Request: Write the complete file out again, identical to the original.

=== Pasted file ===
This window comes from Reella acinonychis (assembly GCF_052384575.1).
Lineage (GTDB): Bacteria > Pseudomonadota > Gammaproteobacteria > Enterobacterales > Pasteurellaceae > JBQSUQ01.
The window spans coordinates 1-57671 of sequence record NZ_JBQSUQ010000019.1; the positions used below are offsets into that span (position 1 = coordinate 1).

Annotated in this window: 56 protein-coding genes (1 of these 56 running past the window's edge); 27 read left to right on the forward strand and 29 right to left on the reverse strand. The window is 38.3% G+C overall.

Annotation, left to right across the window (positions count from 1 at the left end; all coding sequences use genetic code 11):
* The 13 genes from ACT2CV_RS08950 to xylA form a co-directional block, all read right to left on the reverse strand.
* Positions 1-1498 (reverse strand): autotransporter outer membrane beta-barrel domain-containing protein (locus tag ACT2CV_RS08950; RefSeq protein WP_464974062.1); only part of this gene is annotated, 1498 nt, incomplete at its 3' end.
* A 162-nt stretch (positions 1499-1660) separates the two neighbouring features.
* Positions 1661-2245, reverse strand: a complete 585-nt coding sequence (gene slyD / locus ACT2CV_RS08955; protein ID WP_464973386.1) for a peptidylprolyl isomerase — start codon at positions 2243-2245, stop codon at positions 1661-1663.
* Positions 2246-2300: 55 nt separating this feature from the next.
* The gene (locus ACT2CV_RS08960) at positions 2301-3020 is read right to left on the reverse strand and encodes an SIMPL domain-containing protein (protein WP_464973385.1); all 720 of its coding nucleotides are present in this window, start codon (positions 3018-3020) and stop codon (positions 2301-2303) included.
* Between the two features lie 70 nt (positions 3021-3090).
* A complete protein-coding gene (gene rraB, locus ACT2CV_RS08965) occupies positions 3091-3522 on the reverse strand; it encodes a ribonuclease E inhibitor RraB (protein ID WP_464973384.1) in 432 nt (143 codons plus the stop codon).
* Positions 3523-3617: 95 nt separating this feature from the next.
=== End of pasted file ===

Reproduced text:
This window comes from Reella acinonychis (assembly GCF_052384575.1).
Lineage (GTDB): Bacteria > Pseudomonadota > Gammaproteobacteria > Enterobacterales > Pasteurellaceae > JBQSUQ01.
The window spans coordinates 1-57671 of sequence record NZ_JBQSUQ010000019.1; the positions used below are offsets into that span (position 1 = coordinate 1).

Annotated in this window: 56 protein-coding genes (1 of these 56 running past the window's edge); 27 read left to right on the forward strand and 29 right to left on the reverse strand. The window is 38.3% G+C overall.

Annotation, left to right across the window (positions count from 1 at the left end; all coding sequences use genetic code 11):
* The 13 genes from ACT2CV_RS08950 to xylA form a co-directional block, all read right to left on the reverse strand.
* Positions 1-1498 (reverse strand): autotransporter outer membrane beta-barrel domain-containing protein (locus tag ACT2CV_RS08950; RefSeq protein WP_464974062.1); only part of this gene is annotated, 1498 nt, incomplete at its 3' end.
* A 162-nt stretch (positions 1499-1660) separates the two neighbouring features.
* Positions 1661-2245, reverse strand: a complete 585-nt coding sequence (gene slyD / locus ACT2CV_RS08955; protein ID WP_464973386.1) for a peptidylprolyl isomerase — start codon at positions 2243-2245, stop codon at positions 1661-1663.
* Positions 2246-2300: 55 nt separating this feature from the next.
* The gene (locus ACT2CV_RS08960) at positions 2301-3020 is read right to left on the reverse strand and encodes an SIMPL domain-containing protein (protein WP_464973385.1); all 720 of its coding nucleotides are present in this window, start codon (positions 3018-3020) and stop codon (positions 2301-2303) included.
* Between the two features lie 70 nt (positions 3021-3090).
* A complete protein-coding gene (gene rraB, locus ACT2CV_RS08965) occupies positions 3091-3522 on the reverse strand; it encodes a ribonuclease E inhibitor RraB (protein ID WP_464973384.1) in 432 nt (143 codons plus the stop codon).
* Positions 3523-3617: 95 nt separating this feature from the next.